Quiet achievers

2/14/2020 by: Professor David Lloyd

It’s been quite the start to 2020. A little over six weeks into the year and already we have seen fires, floods, a global health emergency…

Throughout the bushfire crisis UniSA staff were responding and contributing across the board. We applaud and offer our heartfelt thanks to those who were on the front line as CFS volunteers and who worked so tirelessly to protect lives and properties under extraordinarily difficult conditions. Behind the scenes a lot was going on too. Our psychologists and mental health experts were advising government at the highest levels on intervention packages, as well as helping to ameliorate the immediate impact of the fires on the mental health of firefighters and others affected by them. Our early years educationalists were helping to support children who have experienced trauma. And our experts in business and tourism were sharing ideas to rebuild the businesses that have been so dramatically impacted in the fires. We’ve also funded a new community-based role for a Coordinator of Wildlife Recovery to be based on Kangaroo Island. Tangible, discrete actions which we hope will, individually and collectively, help make a difference.

Then there’s COVID-19. The temptation to compare the new coronavirus’s name to a cold war drama miniseries is there, yet it’s no laughing matter. But there are cold war connotations in the fear and suspicion this health emergency is precipitating in the wider community – so much of it unfounded and frankly, un-Australian, as xenophobia bubbles to the surface in unpalatable and unacceptable ways. We can’t allow hysteria to diminish the multicultural vibrancy of our community – we can be respectful and supportive as well as appropriately implement public health protections.

As I am typing this, the National Security Council is meeting to further extend the border security measures in place – the so-called travel ban – which is impacting on so many of our international students and visitors. The intervention is an appropriate step for public health protection at this time – for all of the public, not subgroups. The impact though, is staggering. Close to 100,000 university students are directly affected simply by having been in mainland China, celebrating the Lunar New Year as a situation outside of their control arose. They now find themselves unable to return directly to Australia to commence or continue their studies. It’s an almost unimaginable scenario for the whole sector.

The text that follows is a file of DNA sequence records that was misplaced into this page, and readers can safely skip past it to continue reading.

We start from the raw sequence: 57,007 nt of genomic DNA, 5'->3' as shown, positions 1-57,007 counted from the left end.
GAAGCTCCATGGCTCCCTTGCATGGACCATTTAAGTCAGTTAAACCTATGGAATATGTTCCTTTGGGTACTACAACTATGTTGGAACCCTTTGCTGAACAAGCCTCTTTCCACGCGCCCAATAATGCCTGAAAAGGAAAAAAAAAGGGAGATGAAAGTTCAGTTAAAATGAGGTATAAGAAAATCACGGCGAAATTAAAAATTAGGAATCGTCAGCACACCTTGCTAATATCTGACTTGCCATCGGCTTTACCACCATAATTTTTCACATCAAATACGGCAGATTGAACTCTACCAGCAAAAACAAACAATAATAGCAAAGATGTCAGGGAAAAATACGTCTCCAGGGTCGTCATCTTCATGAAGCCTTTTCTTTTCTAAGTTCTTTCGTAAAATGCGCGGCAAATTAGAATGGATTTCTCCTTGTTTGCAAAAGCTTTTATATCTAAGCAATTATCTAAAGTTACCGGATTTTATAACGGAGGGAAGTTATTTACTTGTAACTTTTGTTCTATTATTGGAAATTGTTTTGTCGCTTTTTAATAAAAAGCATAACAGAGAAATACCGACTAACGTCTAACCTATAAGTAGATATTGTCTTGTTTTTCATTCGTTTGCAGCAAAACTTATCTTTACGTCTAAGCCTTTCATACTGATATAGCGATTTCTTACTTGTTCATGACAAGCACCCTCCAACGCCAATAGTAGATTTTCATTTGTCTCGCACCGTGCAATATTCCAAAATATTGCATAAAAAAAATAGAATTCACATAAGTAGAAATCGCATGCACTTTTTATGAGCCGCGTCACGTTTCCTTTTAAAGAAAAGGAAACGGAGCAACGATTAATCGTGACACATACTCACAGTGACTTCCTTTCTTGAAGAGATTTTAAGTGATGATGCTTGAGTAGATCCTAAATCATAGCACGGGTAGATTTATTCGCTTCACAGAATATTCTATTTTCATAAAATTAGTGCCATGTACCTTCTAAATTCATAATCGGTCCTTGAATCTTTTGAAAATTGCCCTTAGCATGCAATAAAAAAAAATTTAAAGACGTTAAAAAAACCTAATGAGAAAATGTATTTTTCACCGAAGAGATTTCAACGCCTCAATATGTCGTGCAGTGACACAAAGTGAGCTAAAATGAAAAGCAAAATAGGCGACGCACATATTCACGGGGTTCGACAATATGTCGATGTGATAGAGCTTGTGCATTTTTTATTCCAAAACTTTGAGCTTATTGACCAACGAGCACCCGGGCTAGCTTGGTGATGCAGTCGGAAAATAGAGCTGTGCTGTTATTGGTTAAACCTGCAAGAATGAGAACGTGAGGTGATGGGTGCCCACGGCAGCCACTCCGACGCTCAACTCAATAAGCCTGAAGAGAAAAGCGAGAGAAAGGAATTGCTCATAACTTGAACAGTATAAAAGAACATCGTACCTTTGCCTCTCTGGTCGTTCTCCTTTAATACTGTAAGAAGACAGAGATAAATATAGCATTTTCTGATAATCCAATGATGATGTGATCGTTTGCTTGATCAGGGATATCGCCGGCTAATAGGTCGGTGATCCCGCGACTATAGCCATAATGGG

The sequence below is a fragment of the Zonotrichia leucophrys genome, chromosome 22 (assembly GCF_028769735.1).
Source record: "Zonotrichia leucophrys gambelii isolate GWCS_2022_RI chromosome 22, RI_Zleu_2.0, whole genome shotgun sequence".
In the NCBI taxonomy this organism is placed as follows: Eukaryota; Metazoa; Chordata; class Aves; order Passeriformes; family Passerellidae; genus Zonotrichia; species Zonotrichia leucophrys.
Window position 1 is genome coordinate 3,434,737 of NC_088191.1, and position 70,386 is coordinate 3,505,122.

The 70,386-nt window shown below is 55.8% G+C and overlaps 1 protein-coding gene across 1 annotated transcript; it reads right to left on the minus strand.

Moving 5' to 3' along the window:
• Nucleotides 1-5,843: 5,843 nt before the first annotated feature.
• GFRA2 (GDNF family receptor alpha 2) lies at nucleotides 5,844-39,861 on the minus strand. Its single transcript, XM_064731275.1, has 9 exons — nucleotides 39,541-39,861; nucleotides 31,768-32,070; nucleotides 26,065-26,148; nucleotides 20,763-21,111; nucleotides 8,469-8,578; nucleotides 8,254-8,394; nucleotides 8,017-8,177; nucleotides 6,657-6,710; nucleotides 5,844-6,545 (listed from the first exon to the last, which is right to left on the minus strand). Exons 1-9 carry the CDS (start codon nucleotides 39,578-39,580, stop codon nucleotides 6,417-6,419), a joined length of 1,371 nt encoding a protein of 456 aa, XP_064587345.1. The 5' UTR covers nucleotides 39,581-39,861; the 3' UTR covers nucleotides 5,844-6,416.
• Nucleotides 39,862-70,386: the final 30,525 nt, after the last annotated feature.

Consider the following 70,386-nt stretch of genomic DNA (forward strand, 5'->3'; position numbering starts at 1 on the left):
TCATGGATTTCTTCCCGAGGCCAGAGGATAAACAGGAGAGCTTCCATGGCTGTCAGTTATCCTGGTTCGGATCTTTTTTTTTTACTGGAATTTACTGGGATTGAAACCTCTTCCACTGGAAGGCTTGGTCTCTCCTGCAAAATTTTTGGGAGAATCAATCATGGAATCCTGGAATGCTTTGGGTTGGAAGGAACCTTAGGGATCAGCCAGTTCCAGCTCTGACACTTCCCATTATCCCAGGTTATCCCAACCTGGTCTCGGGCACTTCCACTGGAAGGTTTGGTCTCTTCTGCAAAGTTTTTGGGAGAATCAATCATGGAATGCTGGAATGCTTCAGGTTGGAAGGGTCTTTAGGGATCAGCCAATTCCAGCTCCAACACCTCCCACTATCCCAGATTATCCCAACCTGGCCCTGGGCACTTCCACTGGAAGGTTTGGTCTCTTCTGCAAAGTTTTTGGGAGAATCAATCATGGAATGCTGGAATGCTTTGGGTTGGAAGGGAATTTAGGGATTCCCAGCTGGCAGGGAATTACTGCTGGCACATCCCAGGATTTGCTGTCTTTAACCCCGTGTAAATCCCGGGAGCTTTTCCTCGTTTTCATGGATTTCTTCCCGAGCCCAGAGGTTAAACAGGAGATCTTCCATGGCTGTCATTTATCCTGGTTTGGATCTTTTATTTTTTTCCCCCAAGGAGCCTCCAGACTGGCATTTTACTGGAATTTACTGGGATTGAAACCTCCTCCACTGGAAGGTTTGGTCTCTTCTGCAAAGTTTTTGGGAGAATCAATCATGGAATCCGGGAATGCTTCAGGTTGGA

We, UniSA, have 1226 students in this situation – currently in mainland China and without a means to commence or continue their studies with us as they had originally hoped and planned. And similarly to the way in which our staff calmly rallied and contributed to resolution of the bushfire crisis, our staff are again doing outstanding work here. They’re working to minimise the impact of the travel restrictions and to actively manage the well-being of our students. To keep them informed and to reduce their anxiety. Every single day since the evening of 1st February, our academic and professional staff have been working to identify, connect, advise and assist those affected students. Our experience in external education is being brought to bear on the provision of viable study options. Students are receiving individually tailored plans and communications and the flexibility being afforded in terms of teaching and administration options is outstanding.

Why? Because they’re our students and more than just having a duty of care, we do care.

It’s simply in the nature of this organisation.

Calm, collected, responsive and impactful.

Quiet achievers, making a difference.


Professor David Lloyd

Through The Big Picture, I hope that our whole community gains a greater and current appreciation of what is going on, how it fits together and how our activities connect and reinforce each other at a whole of enterprise level.


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